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Saltwater Etch question - Rubber Answered

Hey y'all, I have another question related to etching my iPod. I took it apart, and now have the aluminum housing with a piece of rubber (latex?) connected to it (the buttons). Do y'all think that the saltwater or current would have any negative effects on it? Thanks!






Couldn't resist!

I know I am but what are you?!

Bran ? Does that make you a good "runner" ? (oh sorry, that pun may be a little over the top ) ,

Hmm, I don't get it. Is it one of your "old" jokes? ;-)

Bran = fiber, too much fiber = "the runs" just my sick humor, sorry.

Haha! I get it! One of my teachers even calls me Fiber, to make fun of my name.

Oh, sorry I didn't know it was your real name *blush* saunters off to take his place back in the corner again...

Well, my *birth* name is Brian, but since so many people find it hard to spell (they've spelled it "Brain", "Bryan", etc.) I decided to make it easier. Plus, writing 5 whole letters really wears out my hand.

I'm planning on getting it legally changed eventually.

Oh ok, Bran would normally be short for Brandon, but I understand.

wait, why aren't you red neck oreo anymore?

I felt it was time I changed my username. RedNeckOreo is one of my oldest nicknames, and doesn't really make sense to others. Bran is what I go by, and what I am used to.

. If you are using a room temperature method, then you are probably OK with a few hours exposure. But I'm no expert.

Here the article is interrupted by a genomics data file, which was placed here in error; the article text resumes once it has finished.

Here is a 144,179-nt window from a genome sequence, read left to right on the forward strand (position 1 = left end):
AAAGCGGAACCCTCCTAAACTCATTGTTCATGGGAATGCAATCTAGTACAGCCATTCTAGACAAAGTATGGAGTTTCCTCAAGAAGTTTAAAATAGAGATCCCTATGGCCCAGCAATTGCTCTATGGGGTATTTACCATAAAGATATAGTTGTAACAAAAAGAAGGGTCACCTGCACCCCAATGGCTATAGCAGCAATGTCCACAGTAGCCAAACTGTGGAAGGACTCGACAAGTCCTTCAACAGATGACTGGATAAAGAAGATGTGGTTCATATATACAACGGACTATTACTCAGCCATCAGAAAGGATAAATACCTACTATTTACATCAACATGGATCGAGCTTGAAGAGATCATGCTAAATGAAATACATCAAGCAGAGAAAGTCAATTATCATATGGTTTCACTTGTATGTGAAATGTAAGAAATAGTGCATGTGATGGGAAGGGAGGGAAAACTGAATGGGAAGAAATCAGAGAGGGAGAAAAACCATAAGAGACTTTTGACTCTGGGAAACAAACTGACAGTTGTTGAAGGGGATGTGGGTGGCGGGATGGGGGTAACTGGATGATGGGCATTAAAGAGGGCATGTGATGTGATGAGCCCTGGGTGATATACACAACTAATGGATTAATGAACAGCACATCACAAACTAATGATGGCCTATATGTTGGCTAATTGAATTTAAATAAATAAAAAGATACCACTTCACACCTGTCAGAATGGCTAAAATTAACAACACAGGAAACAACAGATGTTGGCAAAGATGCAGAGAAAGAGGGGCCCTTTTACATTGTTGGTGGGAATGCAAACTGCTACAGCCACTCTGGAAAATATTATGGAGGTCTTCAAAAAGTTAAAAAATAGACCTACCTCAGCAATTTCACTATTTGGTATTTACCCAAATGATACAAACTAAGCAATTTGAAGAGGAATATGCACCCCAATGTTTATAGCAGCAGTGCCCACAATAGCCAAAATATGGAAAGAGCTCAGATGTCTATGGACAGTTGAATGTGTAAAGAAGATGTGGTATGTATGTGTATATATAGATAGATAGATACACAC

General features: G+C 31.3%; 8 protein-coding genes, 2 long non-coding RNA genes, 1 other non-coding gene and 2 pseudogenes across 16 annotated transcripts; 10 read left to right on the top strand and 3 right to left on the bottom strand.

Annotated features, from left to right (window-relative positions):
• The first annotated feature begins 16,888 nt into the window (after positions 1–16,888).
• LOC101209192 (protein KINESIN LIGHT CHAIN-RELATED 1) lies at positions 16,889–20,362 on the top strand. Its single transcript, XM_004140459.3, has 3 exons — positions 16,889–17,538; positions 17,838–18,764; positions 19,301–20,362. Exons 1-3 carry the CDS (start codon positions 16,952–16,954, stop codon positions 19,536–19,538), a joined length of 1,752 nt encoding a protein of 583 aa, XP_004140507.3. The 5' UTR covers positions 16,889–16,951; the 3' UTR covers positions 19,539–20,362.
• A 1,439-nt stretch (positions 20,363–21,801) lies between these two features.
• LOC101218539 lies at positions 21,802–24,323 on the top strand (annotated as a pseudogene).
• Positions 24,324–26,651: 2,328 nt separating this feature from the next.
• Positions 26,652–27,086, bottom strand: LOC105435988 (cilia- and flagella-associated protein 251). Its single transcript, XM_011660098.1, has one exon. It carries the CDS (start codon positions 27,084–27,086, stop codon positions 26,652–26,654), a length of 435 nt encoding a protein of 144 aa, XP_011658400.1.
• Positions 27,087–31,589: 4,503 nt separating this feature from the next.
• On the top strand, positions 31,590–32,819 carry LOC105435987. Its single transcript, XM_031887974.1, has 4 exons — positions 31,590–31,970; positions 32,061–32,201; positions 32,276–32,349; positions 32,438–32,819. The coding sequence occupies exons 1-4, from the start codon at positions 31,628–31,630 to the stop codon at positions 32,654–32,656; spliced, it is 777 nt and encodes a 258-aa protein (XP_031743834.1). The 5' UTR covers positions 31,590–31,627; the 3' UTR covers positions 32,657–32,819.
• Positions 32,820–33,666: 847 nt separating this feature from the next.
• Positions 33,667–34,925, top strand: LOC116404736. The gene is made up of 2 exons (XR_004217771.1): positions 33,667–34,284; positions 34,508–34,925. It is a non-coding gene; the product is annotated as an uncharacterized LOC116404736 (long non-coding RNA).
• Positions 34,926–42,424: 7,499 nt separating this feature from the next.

Well, you're about the closest thing to an expert that I have at hand, so I'll trust you. Thanks!

Oh, by the way, I took the iPod apart (without any damage! Yay!) and am now sanding the whole thing, though the etching will most likely be only on the back.

. I'll suggest some type of clearcoat when you get done etching. Don't want it to start rusting on the inside once you get it back together.

I'm electroplating (or trying to, anyway) it right now, so I'll update you on that when it's done. I was figuring clearcoat would be the way to go, to prevent scratches and such. Thanks!

Saltwater does draw moisture to itself. But I haven't any clue as to how long it would take to start to dry out the rubber.

. From what I've read, it doesn't "dry out" the plastic/rubber, it leeches out the plasticizers and causes it to become brittle.

Yeah, sorry I am still thinking that we use rubber from plants *sigh*

salt has a tendency to erode things away....as long as you clean the rubber with some distilled water afterwards you should be fine